Community-driven MUS

[Anonymous].  Submitted.  Developing arrangements for community management of multiple use services in Honduras.

Presentation by Stef Smits and Andrès Gil of IRC on background, context, technology costs, water resources, institutional arrangements and tariffs for MUS in Honduras.

[Anonymous].  Submitted.  MUS and Water Resources Managment.

Presentation by Lucien Damiba of WaterAid on community based water resources management (CBWRM) in West Africa.

[Anonymous].  Submitted.  Nepal: Community-Driven Multiple Use Water Services.

This article, published in Water Alternatives, examines community-driven multiple use water services (MUS) as pioneered by the Rural Village Water Resources Management Project (RVWRMP) in the Far and Mid-Western development regions of Nepal. These regions are characterised by poverty, remoteness, rugged terrain, food insecurity, water scarcity, and post-conflict legacy. Water provision for domestic and productive uses provides opportunities to address poverty and livelihoods in environments with highly decentralised governance.

This study explores the first-hand lessons learned in the RVWRMP in Nepal since 2006. This project is embedded within the local government. Key project entry points are decentralisation, participation and empowerment. This article reflects how the community-managed systems are used for multiple uses whether they were designed for it or not. It focuses on household- and community-level changes and related institution building and participatory planning through Water Use Master Plans and a Step-by-Step approach. Recommendations are made for scaling up multiple use services.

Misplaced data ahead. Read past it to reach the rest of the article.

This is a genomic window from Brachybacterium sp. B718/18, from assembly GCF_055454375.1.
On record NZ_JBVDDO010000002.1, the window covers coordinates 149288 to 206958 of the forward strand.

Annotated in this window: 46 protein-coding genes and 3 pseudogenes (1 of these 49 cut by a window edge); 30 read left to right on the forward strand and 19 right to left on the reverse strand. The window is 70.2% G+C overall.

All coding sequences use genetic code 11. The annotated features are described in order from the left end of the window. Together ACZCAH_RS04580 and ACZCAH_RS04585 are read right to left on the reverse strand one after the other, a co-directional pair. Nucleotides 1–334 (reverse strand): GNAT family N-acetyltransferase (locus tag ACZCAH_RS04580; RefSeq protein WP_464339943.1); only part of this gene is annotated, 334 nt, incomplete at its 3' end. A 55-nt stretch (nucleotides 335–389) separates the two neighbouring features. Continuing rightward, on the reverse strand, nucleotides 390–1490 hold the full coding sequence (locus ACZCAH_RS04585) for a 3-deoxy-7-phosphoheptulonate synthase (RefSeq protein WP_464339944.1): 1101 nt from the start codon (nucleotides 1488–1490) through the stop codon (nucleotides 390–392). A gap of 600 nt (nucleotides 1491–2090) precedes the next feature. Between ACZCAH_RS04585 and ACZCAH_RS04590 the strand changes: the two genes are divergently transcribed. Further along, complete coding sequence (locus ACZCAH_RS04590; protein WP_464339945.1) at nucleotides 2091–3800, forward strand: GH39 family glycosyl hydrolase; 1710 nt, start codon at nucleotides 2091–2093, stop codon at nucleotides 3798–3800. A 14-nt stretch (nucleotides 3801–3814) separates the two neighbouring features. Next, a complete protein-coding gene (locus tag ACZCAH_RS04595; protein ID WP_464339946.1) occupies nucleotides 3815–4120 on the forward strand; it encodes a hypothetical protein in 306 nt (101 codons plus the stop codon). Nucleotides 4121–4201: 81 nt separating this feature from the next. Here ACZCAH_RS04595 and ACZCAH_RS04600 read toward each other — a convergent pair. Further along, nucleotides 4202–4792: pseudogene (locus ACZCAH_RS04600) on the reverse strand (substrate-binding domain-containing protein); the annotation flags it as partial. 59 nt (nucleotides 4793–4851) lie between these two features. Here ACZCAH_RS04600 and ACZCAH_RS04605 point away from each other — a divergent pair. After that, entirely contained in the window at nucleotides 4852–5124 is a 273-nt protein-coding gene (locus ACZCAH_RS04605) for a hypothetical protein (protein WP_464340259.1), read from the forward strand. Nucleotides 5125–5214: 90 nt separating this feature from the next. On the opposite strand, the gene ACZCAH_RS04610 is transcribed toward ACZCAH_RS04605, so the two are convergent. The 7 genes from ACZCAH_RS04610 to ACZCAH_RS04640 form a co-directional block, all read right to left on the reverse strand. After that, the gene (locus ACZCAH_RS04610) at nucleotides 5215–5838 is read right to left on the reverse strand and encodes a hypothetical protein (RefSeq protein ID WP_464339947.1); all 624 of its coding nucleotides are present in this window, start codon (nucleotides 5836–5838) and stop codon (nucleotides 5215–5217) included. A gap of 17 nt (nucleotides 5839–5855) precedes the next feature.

Sanna-Leena Rautanen, Barbara van Koppen, Narayan Wagle, 2014
Community-driven multiple use water services: Lessons learned by the Rural Village Water Resources Management Project in Nepal, Water Alternatives 7(1): 160-177

[Anonymous].  Submitted.  Productive uses of water supply systems: encouraging common practice, for investments with high benefit-cost ratios : summary report.

Summary report from the discussions

The Multiple use water services (MUS) Group, together with some of its members and partners (IRC, IWMI, Winrock International, RiPPLE, CINARA, World Vision, USAID, Virginia Tech University and Rockefeller Foundation) convened a session at the Stockholm World Water Week on ‘Scaling Pathways for Multiple-Use Services, for Food Security and Health’ with the aim of identifyingscaling pathways for MUS to reach the tipping point. [authors abstract]

[Anonymous].  Submitted.  India: Scaling up community-based MUS through MG-NREGA.

The Mahatma Gandhi National Rural Employment Guarantee Act of the Government of India provides a legal guarantee for 100 days of employment per year to adult members of any rural household willing to undertake public works at the prescribed minimum wages. Studies suggest that well over half of the assets created under Mahatma Gandhi Rural Employment Guarantee Scheme (MG-NREGS) are water-related and that while a significant proportion among these were possibly designed for single-use but de facto multiple use structures. Given its emphasis on decentralized, participatory planning processes, MG-NREGS may be viewed as the world’s largest laboratory for community-based MUS. This country-report focuses on exploring investment opportunities for the Rockefeller Foundation in the context of scaling up community-based MUS through MG-NREGS.